Loser-Pays Rule Raises the Ire of Defense Contract Advocates
(Bloomberg) -- U.S. defense contractors are protesting a pilot program that would require losers in Pentagon competitions to pay the Defense Department’s costs if they challenge a decision and fail to overturn it.
The Professional Services Council, an industry group that represents contractors, opposes the “loser-pays” requirement as “both premature and unnecessary,” said Alan Chvotkin, its executive vice president and counsel.
The fiscal 2018 Defense Authorization Act (HR 2810) signed by President Donald Trump this week mandates a program beginning in two years and running for 36 months. It will require contractors with more than $250 million in revenue to reimburse the Pentagon “for costs incurred in processing covered protests” filed with the Government Accountability Office.
While most defense contract challenges are routine, Boeing Co. and Lockheed Martin Corp. drew attention when they contested the Air Force’s decision in October 2015 to choose Northrop Grumman Corp. instead of their joint bid for the B-21 bomber project that’s valued at about $80 billion. The GAO rejected their challenge in February 2016.
The pilot program was a compromise in response to a proposal by Senate Armed Services Committee Chairman John McCain, Republican of Arizona, that implied the reimbursement requirement would begin this fiscal year. It also would have applied to companies with $100 million or more in revenue.
“If the protests are not legitimate --- most of them wind up being rejected -- we want to discourage” their use, Representative Adam Smith of Washington state, the top Democrat on the House Armed Services Committee, told reporters in November at a Defense Writers Group breakfast in Washington. The final bill language “was sort of the compromise to try to do that,” he said.
The provision also gives the defense industry ample time to try and get it repealed before it takes effect.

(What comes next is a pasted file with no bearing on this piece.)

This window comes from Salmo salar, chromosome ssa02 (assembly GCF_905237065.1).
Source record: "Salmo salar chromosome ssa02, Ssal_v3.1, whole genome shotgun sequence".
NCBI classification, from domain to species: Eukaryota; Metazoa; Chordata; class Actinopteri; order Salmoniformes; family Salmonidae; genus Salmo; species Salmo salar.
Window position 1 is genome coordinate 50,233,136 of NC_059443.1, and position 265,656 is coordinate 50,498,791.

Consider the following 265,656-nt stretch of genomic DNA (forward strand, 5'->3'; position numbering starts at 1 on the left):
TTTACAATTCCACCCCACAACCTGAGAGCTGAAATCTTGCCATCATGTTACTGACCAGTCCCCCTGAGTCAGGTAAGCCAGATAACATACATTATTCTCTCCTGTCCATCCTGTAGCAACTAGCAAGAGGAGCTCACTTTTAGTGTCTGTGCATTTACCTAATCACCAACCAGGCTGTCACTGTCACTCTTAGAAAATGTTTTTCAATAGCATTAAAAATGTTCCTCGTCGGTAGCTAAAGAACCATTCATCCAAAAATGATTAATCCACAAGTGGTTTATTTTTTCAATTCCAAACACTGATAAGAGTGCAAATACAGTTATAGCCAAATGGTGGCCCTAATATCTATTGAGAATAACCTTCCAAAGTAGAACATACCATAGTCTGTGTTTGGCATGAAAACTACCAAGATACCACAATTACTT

The requirement is intended to cover all Defense Department costs, including personnel time and processing. It doesn’t spell out details, such as the formula the Pentagon would use to calculate its expenses in defending an award when a protest is filed.
It’s difficult to say how much money is at stake, said a U.S. government official who closely follows the protest process. In some of the larger cases, big contractors use major law firms that run up hundreds of thousands of dollars in legal fees with attorneys paid $300 to $1,000 an hour, the official said. But U.S. taxpayers pay less for government employees to defend the disputed awards.
Lawmakers should have waited for publication of an assessment by Rand Corp. on the protest process required under last year’s defense policy bill that “will contain data-driven analysis” to propose further reform, Wesley Hallman, senior vice president of the National Defense Industrial Association, said in an email. That report is due to Congress later this month.
The GAO said in its latest annual report on the subject that challengers won 17 percent of contract protests, both on defense and non-defense government awards, in fiscal 2017, down from 23 percent in 2016. The GAO sustained 12 percent of challenges in fiscal 2015 and 13 percent in fiscal 2014.
But the Pentagon said in a 2016 report that the GAO told it contractors won only about 1 percent of defense contract protests the previous year.
“The majority of protests are from small businesses,” Hallman said, adding that the loser-pays requirement “could deter new entrants that have relied on bid protests as one tool to break through the complex buying rules of the Defense Department.”
David Melcher, the outgoing president of the Aerospace Industries Association, said “the pilot program will demonstrate the negative effects on DOD’s acquisition process if industry is discouraged from filing legitimate bid protests.”
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